What Are the Different Types of Addiction Treatment Programs?

Part One

The National Institute on Drug Abuse (NIDA) estimates that abuse of drugs and alcohol costs the United States over $600 billion annually in lost work productivity, crime, and healthcare. According to a 2009 government survey, 23.5 million Americans 12 years of age or older needed treatment for a substance abuse problem, but only 2.6 million of these people received treatment at a rehab facility.

Not only does addiction put a financial burden on the average American in the form of taxes, not enough people are receiving addiction treatment. On top of this, the national average for relapse after treatment is 40-60%. This means that around half of the people receiving “traditional” addiction treatment will return to drugs.

Even with this rate of individuals returning to drugs, the return on investment for treatment programs is considered a good risk. NIDA estimates that every dollar invested in addiction treatment programs yields a return of anywhere between $4-$7 in reduced costs when it comes to crime. There are also unquantifiable returns to successful rehab like: saved lives, improved interpersonal relationships, stronger families, and greater productivity.

With lives hanging in the balance and huge quantities of money being spent, it’s important to understand what the different types of addiction treatment programs are, and why they may (or may not) work.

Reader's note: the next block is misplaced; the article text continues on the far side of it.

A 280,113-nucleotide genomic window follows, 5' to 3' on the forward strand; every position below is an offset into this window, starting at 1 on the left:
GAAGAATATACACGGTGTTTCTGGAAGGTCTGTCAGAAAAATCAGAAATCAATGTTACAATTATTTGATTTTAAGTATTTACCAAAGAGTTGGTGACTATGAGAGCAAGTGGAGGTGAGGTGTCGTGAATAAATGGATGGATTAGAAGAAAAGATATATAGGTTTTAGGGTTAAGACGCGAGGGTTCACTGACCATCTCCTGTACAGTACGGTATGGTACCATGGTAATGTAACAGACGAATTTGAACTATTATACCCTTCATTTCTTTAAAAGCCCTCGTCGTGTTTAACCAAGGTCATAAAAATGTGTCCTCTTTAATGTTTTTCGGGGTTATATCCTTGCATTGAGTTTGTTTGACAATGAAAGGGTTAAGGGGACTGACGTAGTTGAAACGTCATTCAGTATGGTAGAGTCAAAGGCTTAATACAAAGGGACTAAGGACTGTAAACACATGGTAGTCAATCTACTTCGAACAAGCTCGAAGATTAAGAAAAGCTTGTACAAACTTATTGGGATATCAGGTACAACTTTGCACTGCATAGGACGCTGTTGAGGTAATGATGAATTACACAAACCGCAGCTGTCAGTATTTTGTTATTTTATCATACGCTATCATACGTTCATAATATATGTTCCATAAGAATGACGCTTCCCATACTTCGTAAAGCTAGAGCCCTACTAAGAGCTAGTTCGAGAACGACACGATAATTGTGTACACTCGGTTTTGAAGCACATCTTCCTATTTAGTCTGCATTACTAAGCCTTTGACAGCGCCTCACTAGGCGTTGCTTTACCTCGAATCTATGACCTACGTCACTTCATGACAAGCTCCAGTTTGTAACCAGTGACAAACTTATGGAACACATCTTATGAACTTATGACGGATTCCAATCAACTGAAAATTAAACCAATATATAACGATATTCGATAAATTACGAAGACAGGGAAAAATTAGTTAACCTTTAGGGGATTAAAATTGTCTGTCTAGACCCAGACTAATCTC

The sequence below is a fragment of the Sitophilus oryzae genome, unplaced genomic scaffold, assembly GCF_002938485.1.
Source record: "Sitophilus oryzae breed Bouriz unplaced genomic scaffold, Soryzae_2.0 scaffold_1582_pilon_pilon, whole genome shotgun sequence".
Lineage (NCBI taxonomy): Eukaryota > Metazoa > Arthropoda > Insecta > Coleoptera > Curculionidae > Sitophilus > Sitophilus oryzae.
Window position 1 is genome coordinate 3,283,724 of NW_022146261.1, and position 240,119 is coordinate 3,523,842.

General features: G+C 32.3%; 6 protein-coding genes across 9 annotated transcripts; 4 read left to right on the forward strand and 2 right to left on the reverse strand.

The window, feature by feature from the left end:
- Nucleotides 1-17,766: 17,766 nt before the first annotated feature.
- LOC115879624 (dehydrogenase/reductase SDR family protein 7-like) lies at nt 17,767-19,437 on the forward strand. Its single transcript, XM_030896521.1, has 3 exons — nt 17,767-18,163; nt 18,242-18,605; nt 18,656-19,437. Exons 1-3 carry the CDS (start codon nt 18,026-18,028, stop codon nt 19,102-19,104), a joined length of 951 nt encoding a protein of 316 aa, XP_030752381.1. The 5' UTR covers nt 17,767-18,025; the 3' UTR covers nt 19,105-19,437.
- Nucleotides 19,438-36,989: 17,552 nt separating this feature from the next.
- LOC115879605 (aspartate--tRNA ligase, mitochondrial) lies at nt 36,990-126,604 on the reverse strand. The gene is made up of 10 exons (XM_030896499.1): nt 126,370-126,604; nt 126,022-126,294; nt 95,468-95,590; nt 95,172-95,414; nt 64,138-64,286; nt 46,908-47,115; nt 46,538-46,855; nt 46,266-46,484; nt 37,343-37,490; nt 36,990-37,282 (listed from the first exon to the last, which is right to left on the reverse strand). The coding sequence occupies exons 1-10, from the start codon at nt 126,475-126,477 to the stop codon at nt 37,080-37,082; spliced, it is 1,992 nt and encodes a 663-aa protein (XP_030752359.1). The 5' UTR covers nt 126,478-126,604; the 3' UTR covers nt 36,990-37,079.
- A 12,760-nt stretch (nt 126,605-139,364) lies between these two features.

The First Step: Detoxification

Detoxification is a process whereby an individual who is using and/or addicted to drugs or alcohol is helped through a period of abstinence, withdrawal or wean-down so that he or she is no longer using or experiencing withdrawal symptoms.

This is not considered “rehabilitation” because the individual is moving through withdrawal symptoms – not working to rebuild his or her life. Detox may be a part of one’s rehab program, or a person may go to an inpatient or outpatient facility to get medical help during the withdrawal process.

While detoxification is an important step to rehabilitation, it is certainly not the only step. One must stop using drugs before moving forward with any rehabilitation program, but then one must actually move forward and continue to get help in order to conquer his or her addiction.

What is the Difference between Inpatient and Outpatient Rehab?

Inpatient rehabilitation occurs when one stays in a facility during the duration of their initial rehabilitation. Outpatient rehab is when one works with a facility or program to move through rehabilitation, but they are not living at a facility and are only coming in for appointments, checkups, or treatment. In some cases it is done in the home.

Research shows that positive outcomes to rehab are greatly increased when one stays in rehab for as long as needed – with 90 days being the minimum amount of time necessary for effective rehabilitation.

Is Court Ordered Rehab Different?

One of the larger societal problems caused by drug addiction is criminal behavior. Some courts counteract this problem by sending drug addicted individuals to rehab instead of to jail. This type of legal pressure has been controversial, but according to NIDA, when an individual undertakes court ordered rehab, it tends to be as effective, or sometimes even more effective, than rehab undertaken without legal pressure.